Venezuelan Dictator – and Loud Mouth – Dies in Caracas
By Harold Hutchison
On 5 March, 2013, Venezuelan dictator Hugo Chavez departed this earth – making it a better place – after he lost a two-year battle with cancer. Chavez’s death promoted a wide range of reactions from Americans and Venzuelans.
Academy Award-winners Sean Penn and Oliver Stone expressed sadness at the dictator’s death, with Penn saying, “I lost a friend.” Stone said, “I mourn a great hero to the majority of his people and those who struggle throughout the world for a place.” Stone did a 2009 film, South of the Border, that lionized Chavez. Congressman Jose Serrano also effused praise on the tyrant, saying, “Hugo Chavez was a leader that understood the needs of the poor. He was committed to empowering the powerless. R.I.P. Mr. President.”
However, outside the Beltway and Hollywood bubbles, there was far less mourning for the Venezuelan tyrant. Serrano’s tweet drew outraged reaction. “WHAT? He was a Communist that disgrace the people of Venezuela. All the people of Venezuela at Happy with his death,” stated one response on the microblogging site. Another Twitter user asked Serrano, “ARE YOU SERIOUS??? All Chavez did was #empowering his OWN dictatorship! Are you REALLY a sitting Congressman??”
Comments at the SOF Facebook page were quite celebratory of the tyrant’s death. “RIH (Rot in Hell) Hugo Chavez!” one commenter posted. Another posted a comment saying, “Say hello to Osama for us Chavez.”
Chavez came to power in 1998 after winning an election, six years after leading a failed coup. Chavez then proceeded to re-write the Venezuelan constitution, and essentially became the dictator of the oil-rich country. Chavez was known for a very strong anti-American bent, cozying up to Cuban dictator Fidel Castro. More frighteningly, he also cultivated close ties with Iranian president Mahmoud Ahmadinejad, a loud-mouthed tyrant who has made public pronouncements in favor of wiping Israel off the map and denying the Holocaust. Iran declared a day of mourning for the Venezuelan dictator.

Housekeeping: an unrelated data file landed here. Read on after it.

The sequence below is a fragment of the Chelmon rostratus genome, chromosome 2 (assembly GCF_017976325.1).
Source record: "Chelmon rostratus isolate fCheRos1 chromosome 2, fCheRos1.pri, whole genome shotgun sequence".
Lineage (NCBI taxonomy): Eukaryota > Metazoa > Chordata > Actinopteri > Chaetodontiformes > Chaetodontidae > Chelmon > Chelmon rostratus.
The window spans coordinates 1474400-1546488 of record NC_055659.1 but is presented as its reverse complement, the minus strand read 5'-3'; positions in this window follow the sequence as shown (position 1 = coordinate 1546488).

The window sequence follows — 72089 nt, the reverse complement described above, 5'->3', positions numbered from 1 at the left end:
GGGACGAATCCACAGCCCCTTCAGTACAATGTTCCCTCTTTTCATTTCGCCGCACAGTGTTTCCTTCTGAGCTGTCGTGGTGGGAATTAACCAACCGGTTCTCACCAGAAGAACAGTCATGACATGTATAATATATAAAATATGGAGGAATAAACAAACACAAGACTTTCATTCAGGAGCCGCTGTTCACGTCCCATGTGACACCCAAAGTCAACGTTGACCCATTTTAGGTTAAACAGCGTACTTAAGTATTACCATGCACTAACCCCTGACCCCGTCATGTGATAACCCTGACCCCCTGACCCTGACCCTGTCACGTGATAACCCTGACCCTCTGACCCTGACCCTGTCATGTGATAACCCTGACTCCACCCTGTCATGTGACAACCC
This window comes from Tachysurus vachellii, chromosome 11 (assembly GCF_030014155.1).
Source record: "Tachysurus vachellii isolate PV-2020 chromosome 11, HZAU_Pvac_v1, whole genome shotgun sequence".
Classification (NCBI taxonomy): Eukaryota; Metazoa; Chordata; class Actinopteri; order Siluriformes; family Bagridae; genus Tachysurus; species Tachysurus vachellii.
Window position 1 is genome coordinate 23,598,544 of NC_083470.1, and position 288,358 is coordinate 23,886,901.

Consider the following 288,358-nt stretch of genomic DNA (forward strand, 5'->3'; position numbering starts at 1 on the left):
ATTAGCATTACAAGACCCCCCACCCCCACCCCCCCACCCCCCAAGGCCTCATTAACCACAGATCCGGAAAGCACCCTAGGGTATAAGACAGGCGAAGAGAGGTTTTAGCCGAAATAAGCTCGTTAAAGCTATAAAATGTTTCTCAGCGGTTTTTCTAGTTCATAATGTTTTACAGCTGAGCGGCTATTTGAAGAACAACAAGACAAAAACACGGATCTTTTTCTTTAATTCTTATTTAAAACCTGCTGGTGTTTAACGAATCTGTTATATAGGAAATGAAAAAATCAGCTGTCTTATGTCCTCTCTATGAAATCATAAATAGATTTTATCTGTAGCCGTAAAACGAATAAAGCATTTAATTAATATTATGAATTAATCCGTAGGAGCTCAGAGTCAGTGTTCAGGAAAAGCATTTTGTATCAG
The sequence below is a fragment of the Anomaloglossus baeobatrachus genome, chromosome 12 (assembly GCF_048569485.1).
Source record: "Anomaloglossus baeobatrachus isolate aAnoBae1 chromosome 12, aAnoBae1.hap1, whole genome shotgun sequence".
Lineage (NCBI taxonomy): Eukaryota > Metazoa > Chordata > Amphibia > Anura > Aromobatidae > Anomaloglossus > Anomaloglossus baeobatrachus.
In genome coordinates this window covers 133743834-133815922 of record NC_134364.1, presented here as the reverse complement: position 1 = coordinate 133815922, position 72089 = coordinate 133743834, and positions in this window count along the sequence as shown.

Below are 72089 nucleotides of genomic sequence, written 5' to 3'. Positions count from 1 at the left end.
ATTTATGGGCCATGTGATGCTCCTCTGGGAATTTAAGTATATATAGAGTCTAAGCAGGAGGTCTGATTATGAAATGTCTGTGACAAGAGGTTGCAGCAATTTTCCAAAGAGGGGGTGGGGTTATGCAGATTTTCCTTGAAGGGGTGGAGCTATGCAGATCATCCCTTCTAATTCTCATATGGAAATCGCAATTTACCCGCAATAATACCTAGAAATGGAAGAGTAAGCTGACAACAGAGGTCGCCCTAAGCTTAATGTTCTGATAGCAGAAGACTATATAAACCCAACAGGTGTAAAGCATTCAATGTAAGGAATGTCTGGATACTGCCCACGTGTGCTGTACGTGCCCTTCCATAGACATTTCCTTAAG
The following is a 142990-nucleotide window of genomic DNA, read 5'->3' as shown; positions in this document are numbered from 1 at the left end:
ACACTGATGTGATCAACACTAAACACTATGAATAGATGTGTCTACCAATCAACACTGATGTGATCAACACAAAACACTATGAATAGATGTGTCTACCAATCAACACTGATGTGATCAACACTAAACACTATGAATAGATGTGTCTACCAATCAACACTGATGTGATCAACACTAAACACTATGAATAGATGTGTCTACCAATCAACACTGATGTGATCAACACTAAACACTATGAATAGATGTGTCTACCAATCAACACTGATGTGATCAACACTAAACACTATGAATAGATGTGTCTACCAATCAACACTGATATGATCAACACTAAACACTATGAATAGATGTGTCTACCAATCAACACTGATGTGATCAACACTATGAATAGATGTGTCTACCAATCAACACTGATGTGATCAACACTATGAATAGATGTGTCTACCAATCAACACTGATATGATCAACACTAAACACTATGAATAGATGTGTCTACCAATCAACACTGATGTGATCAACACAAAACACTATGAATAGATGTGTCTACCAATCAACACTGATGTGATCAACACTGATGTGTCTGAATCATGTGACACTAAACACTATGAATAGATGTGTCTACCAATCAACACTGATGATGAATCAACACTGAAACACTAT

He survived a 2002 coup attempt, and a general strike. In 2006, at the United Nations, Chavez compared then-President George W. Bush to the devil – a comment referenced by a commentor at the SOF Facebook page, who said, “He's smelling plenty of sulfur now!!!” Chavez also at one point commended the work of Noam Chomsky.
Chavez also made outlandish accusations and statements, including claims that the United States had developed an earthquake weapon and that capitalism caused the end of life on Mars. He made significant weapons purchases from Russia, including Su-30 Flankers, Mi-35 helicopter gunships, BMP-3 infantry fighting vehicles, and Mi-17 helicopters.
At the same time, early in his reign, he appeared to be casting a covetous eye on neighboring Guyana – whose Essequebo region is rich in natural resources. Chavez also was reported to have had ties to the Revolutionary Armed Forces of Colombia, which caused tensions with neighboring Colombia. He even sponsored the Bolivarian Alliance for the Americas, which brought together a number of leaders hostile to the United States, including Sandinista dictator Daniel Ortega, and the tyrannical regime of Fidel and Raul Castro.
Chavez was first diagnosed with cancer in 2011. The Venezuelan dictator went to Cuba for treatment, and proclaimed in 2012 that he was cured. However, later that year, the cancer returned, and Chavez returned to Cuba for treatment a month after winning re-election to a fourth term as President. During this second round of treatment, he suffered a respiratory infection.
Chavez would never fully shake off the infections, and would die on 5 March. His appointed successor, Nicolas Maduro, claimed that the United States had a hand in the tyrant’s death, echoing Chavez’s claims of surviving American assassination attempts.
A new election is to be held in Venezuela within the next 30 days.